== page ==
Shadow Government

A front-row seat to the Republicans' debate over foreign policy, including their critique of the Biden administration.

Should Chris Hill be our man in Iraq?

By Peter Feaver The choice of Chris Hill to be the next ambassador to Iraq is an odd one. It is, arguably, one of the two or three most important country ambassadorships we have (you could put Afghanistan and Pakistan on that short list). It is a post where the ability of the ambassador can ...

By Peter Feaver

The choice of Chris Hill to be the next ambassador to Iraq is an odd one. It is, arguably, one of the two or three most important country ambassadorships we have (you could put Afghanistan and Pakistan on that short list). It is a post where the ability of the ambassador can be dispositive in determining whether U.S. interests are advanced or not.

While all three of the Bush ambassadors were enormously talented individuals, by most accounts the most successful of the three was the last, Ambassador Crocker. He brought not only unrivaled regional experience, but also an ability to work extremely closely and harmoniously with the military commanders.  While we never had unity of command in Iraq, with Petraeus-Crocker at least we had something approaching unity of effort.

By Peter Feaver

The choice of Chris Hill to be the next ambassador to Iraq is an odd one. It is, arguably, one of the two or three most important country ambassadorships we have (you could put Afghanistan and Pakistan on that short list). It is a post where the ability of the ambassador can be dispositive in determining whether U.S. interests are advanced or not.

While all three of the Bush ambassadors were enormously talented individuals, by most accounts the most successful of the three was the last, Ambassador Crocker. He brought not only unrivaled regional experience, but also an ability to work extremely closely and harmoniously with the military commanders.  While we never had unity of command in Iraq, with Petraeus-Crocker at least we had something approaching unity of effort.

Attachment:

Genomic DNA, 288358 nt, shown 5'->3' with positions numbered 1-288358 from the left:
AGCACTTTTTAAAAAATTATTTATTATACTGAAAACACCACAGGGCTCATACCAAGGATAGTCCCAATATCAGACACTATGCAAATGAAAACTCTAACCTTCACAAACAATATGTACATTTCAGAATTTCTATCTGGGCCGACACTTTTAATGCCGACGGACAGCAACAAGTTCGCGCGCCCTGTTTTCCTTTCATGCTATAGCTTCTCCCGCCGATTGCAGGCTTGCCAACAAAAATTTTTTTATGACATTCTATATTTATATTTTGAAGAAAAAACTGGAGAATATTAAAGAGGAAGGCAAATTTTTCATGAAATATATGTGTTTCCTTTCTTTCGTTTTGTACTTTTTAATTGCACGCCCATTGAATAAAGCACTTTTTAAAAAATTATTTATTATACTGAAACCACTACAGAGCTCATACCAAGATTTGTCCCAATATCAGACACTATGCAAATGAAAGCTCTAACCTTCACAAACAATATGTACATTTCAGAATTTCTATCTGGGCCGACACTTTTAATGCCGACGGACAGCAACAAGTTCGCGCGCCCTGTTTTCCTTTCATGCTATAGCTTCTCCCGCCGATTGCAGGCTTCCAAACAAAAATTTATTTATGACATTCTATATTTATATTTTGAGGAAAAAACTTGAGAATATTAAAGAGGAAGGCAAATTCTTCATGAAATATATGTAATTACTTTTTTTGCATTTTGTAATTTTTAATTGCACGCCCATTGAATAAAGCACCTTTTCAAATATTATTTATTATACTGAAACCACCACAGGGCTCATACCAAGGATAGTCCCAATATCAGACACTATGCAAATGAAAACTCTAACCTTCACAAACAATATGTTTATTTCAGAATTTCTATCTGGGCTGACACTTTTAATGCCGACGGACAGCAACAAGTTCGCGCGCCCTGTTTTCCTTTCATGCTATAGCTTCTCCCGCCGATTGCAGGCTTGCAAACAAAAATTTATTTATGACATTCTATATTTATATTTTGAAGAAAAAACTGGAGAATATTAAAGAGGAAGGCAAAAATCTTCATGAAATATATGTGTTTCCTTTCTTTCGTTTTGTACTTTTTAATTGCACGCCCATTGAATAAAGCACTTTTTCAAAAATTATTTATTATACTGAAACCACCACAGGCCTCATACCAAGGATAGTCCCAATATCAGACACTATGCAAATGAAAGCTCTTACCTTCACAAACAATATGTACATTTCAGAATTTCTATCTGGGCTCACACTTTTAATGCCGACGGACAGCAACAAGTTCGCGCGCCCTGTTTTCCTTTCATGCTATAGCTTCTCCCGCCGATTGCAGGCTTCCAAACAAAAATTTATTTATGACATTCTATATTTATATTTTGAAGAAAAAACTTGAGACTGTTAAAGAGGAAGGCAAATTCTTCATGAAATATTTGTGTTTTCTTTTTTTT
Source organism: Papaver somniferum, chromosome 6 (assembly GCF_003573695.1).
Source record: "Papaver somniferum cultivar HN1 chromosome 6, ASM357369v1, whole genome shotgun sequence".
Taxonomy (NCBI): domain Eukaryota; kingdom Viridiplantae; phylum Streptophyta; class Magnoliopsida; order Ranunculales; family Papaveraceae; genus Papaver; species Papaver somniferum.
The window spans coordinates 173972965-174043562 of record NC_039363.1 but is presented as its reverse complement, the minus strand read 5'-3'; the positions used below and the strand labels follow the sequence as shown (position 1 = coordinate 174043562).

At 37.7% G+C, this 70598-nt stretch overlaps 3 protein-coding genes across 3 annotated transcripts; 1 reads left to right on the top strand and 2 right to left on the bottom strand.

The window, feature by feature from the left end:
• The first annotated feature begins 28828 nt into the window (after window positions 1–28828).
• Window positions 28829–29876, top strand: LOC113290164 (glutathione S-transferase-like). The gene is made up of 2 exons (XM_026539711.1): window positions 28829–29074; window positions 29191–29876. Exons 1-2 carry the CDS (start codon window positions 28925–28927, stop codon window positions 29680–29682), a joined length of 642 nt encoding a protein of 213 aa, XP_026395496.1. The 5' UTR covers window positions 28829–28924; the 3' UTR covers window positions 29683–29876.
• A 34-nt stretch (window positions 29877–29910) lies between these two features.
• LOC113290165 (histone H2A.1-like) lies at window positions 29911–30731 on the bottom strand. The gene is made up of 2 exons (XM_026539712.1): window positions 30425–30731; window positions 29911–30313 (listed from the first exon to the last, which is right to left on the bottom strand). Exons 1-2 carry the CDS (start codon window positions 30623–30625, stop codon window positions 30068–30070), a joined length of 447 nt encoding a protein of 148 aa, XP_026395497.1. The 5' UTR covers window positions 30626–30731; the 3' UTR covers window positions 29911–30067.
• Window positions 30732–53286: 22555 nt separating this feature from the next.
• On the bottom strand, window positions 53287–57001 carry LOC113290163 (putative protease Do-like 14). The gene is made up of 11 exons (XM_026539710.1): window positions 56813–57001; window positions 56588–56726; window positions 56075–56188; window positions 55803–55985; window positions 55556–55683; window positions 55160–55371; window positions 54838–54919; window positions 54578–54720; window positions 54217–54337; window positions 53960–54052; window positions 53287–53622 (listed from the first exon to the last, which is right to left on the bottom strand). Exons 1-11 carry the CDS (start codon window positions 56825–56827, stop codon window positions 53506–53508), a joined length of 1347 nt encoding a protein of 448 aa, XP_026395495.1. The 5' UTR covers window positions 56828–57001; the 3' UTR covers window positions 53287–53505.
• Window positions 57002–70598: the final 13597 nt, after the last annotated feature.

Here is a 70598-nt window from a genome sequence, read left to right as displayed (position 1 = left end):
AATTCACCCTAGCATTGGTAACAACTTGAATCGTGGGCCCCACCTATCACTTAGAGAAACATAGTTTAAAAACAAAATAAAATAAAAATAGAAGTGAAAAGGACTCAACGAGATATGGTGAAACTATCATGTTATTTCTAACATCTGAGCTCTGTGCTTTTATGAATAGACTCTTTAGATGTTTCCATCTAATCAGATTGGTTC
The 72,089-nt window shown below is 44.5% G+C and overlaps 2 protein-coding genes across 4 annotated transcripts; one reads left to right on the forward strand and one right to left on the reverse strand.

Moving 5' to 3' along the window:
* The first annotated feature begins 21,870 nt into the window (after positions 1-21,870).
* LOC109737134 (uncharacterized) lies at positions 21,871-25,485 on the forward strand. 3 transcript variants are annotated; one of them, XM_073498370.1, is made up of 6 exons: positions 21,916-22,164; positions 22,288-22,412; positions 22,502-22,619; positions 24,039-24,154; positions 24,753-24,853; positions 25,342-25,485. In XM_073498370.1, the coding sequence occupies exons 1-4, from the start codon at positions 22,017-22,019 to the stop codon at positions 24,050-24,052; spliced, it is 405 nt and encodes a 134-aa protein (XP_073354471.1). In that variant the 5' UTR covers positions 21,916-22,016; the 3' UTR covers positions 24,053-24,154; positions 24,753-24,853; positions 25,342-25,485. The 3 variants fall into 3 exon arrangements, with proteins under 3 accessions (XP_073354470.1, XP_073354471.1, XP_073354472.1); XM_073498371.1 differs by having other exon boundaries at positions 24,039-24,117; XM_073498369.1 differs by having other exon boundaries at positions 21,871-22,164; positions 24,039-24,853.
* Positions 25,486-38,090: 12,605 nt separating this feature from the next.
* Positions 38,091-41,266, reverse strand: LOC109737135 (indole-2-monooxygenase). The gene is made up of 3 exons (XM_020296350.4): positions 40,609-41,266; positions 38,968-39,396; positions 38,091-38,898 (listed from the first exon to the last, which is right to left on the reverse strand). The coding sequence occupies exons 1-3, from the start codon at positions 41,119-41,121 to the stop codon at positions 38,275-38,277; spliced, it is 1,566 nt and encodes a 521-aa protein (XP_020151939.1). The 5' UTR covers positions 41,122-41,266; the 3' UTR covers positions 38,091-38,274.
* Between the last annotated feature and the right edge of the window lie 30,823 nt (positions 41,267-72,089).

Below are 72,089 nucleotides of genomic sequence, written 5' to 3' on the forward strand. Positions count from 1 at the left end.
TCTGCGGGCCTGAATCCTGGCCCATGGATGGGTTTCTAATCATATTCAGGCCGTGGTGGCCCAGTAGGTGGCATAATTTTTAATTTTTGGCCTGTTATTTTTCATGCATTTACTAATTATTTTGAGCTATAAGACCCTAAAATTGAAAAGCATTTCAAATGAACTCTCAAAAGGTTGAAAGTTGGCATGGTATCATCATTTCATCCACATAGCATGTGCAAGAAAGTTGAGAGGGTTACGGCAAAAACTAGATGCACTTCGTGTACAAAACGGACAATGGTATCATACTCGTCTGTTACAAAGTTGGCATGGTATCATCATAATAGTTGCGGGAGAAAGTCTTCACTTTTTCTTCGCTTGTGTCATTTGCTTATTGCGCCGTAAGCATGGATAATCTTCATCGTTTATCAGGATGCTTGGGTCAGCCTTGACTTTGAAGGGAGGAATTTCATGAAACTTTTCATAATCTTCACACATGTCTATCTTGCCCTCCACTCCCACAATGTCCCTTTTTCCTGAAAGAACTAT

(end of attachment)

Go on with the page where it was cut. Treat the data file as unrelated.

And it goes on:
Enter Chris Hill. He is unquestionably a celebrated U.S. diplomat. He enjoyed good success in the Balkans. He was a tireless negotiator in North Korea, though he had less success and more melodrama to show for that assignment. But he has no Middle East regional expertise and, so far as I can remember, never made a contribution, for good or for ill, on Iraq policy. I realize that from the Obama perspective, his utterly "clean hands" on Iraq may seem like a positive, not a negative. They might argue, furthermore, that he showed in North Korea that he could go from zero-to-100 in a hurry, for there, too, he was handed a critical assignment for which he had no direct expertise.

But does his North Korea record suggest he can "play well with others" sufficiently to match with Odierno what Crocker was able to achieve with Petraeus? For that matter, can he establish a working relationship with Maliki and the other powers-that-be in Iraq that will preserve U.S. influence in a time when U.S. leverage is rapidly decreasing?

The margins in Iraq have always been very thin. The right people, and the right mix of people, can mean the difference between success and failure. President Obama has already shown that he is a risk-taker when it comes to personnel decisions. I hope the choice of Ambassador Hill to be the civilian point-man on Iraq will not be one risk too many.

Peter D. Feaver is a professor of political science and public policy at Duke University, where he directs the Program in American Grand Strategy.

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